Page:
A cache of works by Andy Warhol has been unlocked from its digital jail and is about to seen by a wider audience for the first time.
A multi-national team of computer scientists, art experts and museum employees “unlocked” the images from floppy disks created by technology that was cutting edge in 1980s but has long since gone defunct.
Warhol’s works include a re-imagination of his iconic Campbell's Soup Cans and a self-portrait. The images were made on an Amiga 1000 computer, which was sold by the company that created the well-known Commodore 64. The artist was asked to use the device as part of promotional campaign.
The only image to be previously freed from the digital prison was a drawing of Debbie Harry.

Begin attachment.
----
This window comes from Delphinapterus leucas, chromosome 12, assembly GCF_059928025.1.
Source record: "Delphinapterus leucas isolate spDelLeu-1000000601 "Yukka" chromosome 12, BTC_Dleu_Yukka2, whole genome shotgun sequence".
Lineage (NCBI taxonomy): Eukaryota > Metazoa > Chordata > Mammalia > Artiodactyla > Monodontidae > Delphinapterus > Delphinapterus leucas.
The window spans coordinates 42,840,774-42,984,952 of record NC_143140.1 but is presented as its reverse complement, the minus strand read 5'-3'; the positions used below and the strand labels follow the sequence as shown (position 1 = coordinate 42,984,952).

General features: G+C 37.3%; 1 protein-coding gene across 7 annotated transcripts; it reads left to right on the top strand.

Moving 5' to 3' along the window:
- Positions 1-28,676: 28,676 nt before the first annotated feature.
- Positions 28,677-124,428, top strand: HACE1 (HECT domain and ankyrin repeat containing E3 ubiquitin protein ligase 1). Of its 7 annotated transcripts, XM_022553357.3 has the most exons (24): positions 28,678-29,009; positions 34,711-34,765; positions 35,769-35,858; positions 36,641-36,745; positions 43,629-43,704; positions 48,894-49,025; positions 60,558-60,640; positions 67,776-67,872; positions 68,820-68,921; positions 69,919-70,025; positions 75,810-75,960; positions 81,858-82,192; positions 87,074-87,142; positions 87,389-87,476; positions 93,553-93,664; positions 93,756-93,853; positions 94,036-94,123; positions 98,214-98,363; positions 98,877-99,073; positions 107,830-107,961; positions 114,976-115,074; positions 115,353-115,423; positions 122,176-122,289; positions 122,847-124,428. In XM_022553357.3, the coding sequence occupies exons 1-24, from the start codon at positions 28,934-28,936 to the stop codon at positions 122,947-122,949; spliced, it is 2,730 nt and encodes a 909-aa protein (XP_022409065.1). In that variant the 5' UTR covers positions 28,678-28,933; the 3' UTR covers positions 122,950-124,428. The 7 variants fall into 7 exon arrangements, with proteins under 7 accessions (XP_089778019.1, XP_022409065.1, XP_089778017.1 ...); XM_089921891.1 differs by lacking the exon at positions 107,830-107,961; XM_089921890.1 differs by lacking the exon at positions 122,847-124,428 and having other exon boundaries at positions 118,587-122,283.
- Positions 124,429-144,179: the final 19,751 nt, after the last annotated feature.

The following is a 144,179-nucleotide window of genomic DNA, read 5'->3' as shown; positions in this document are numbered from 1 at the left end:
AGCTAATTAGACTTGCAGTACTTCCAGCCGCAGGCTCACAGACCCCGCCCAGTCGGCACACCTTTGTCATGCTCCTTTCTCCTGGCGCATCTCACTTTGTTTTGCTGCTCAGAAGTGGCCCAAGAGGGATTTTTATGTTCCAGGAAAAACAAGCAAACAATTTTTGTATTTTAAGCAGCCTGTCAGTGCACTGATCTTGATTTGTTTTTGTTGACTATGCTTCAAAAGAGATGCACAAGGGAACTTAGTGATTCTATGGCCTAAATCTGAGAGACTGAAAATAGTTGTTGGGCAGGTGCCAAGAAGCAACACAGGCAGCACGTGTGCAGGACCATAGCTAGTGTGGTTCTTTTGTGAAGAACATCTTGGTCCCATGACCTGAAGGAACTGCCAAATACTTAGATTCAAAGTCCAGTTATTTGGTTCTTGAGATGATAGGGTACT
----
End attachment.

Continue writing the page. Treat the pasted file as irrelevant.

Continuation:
There were no printers at the time that could reproduce the files “so what he did is he actually hired a photographer to photograph the work on screen and eventually a print was made from that,” Kukielski said.
The floppies were stored in Warhol’ s voluminous archives.
The search for the disks and the effort to extract the data was launched after digital and new media artist Cory Arcangel saw a YouTube clip showing Warhol promoting the computer.
To help unlock the images, Arcangel and CMOA curator Tina Kukielski turned to the CMU Computer Club. The student-run organization is known for it collection of historic devices.
“(They) were able to reverse engineer the files on the disks so that we could convert them into a contemporary format,” which allowed them to be viewed for the first time since Warhol unplugged his Amiga computer.
The 23 images have been archived on more modern formats for easier retrieval in the future.
“It is possible that the Warhol does not have all the floppies," Kukielski said. "It is possible that some of the wound up back with the Commodore Corporation."
The entire process was documented for the Hillman Photography Initiative’s new short film, “Trapped: Andy Warhol’s Amiga Experiments.” The film will premiere May 10 at the Carnegie Lecture Hall.